Everybody knows somebody, even if it’s a non-existent delusion entirely within their own head. But who will the NPC turn to for help (other than, perhaps, the PCs) if he gets in over his head? Who can he trust implicitly? Most NPCs will have at least one contact who will save their bacon, though perhaps at a price. Many have two or more – but it’s not necessary to list them all, just one or two who will be relevant should the plot function of the character be compromised.
I hate my NPCs to be static and unchanging, unless that is a deliberate choice on my part. For that reason, each time an NPC gets involved with the PCs, I make a note in this section of how his life is altered by the experience. If the answer is not at all, then I add some other change, whether it is minor or major. I want the NPC to be able to say, the next time the PCs speak with him, “Since the last time I saw you…”
I employ different standards based on the likely frequency of contact with the PCs. A recurring NPC who will be seen every week should not have a dramatic upheaval unless it is directly plot related or caused by the PCs in some fashion, whereas one who might not be seen for a year or two, game time, may well have undergone a significant change of some sort – even if it’s just hiring a new apprentice (fantasy) or buying a new car (modern) or something of that sort.
I know that if I don’t include some examples, there will be a demand for them, even though I think this generation process is sufficiently straightforward not to really need any. So here are a couple from different fantasy campaigns:
This is an actual example from game play this past weekend.
- Plot Function: Give Direction
- Social Standing: Sage, Great Reputation, Obsessive Investigator
- Table Mood: Frustrated, Steer with calm competence
- Why?: Inexhaustible Curiosity
- Necessities: Knowitall 15/-, Good researcher 17/-, Honorable, Professional
- Irregularity: Looks much weaker, older and frailer than he really is
- Environment: Musty, dark, organized
- Persona: Bookworm, XXXX a XXXXXXXX XXXXXXX for XXXXXXXXX with XXXXXXXXXXXXXX (redacted to keep secrets from my players)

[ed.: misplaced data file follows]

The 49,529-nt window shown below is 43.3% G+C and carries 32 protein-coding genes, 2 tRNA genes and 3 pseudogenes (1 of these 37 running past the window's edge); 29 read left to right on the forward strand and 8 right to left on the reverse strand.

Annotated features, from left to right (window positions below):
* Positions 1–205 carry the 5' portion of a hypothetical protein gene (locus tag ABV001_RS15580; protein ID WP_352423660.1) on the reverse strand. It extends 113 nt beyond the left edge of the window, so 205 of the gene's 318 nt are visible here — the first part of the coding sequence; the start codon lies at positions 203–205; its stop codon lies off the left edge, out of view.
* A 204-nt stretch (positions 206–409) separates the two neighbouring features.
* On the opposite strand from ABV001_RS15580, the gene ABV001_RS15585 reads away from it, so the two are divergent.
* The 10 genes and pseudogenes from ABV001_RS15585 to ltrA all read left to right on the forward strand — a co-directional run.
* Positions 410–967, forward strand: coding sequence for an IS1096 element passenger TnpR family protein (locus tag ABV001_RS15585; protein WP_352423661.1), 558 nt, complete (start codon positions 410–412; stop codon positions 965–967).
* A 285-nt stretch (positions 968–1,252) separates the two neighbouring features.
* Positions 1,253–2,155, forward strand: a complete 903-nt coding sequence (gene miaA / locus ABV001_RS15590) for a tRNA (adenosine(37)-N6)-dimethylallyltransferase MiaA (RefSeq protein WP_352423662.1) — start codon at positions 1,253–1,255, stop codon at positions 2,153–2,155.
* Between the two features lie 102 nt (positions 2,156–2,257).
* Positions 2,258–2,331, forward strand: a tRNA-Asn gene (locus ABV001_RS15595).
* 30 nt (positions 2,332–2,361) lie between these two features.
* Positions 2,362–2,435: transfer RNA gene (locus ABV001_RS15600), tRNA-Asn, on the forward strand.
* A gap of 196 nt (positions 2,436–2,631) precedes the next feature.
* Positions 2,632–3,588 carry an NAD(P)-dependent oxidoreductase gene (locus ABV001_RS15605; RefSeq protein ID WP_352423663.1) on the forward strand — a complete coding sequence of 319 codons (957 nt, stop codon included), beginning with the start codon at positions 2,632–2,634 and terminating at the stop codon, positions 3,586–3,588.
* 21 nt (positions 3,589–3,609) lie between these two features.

- Expression: Fussy, precise, detail-obsessed
- Hook: An ever-present air of knowing more than he is telling
- Name: Dominic Monterraign
- Theme: Knowledge acquisition
- Gimmick: His books follow him when he moves, levitating in the air when opened
- Secrets: refer persona
- Attack: –
- Defense: –
- Connections: The Ambassador to the Endless Library
- Revisit: XXXXXXXXXXXXXX will have XXXXXX the XXXXXX (refer persona) in XXXXXX of the XXXXXXXXX XXXXX (redacted to keep secrets from my players)
It took a total of 35 seconds to create the NPC, largely because I already knew the answers to the questions that were to be put to him and where he would steer the PC with his answers. In short, he was a delivery mechanism for the knowledge that the subject of enquiry, a black sword whose wielder ‘must really hate Paladins’, had an Elven forged blade, a hilt of Dwarven manufacture, bindings of dragon creation using the actual flesh of the dragon, and a scabbard whose sole enchantment was to protect, maintain, and repair this particular sword, which dates back to the time of the original Drow Rebellion. Each of the named components has their own enchantment, and a low level of awareness (not to the point of sentience) but can only manifest this awareness when separated from the other components. Oh, and it’s a +3 Bastard Sword with 1 major and 2 minor abilities which resist Identification.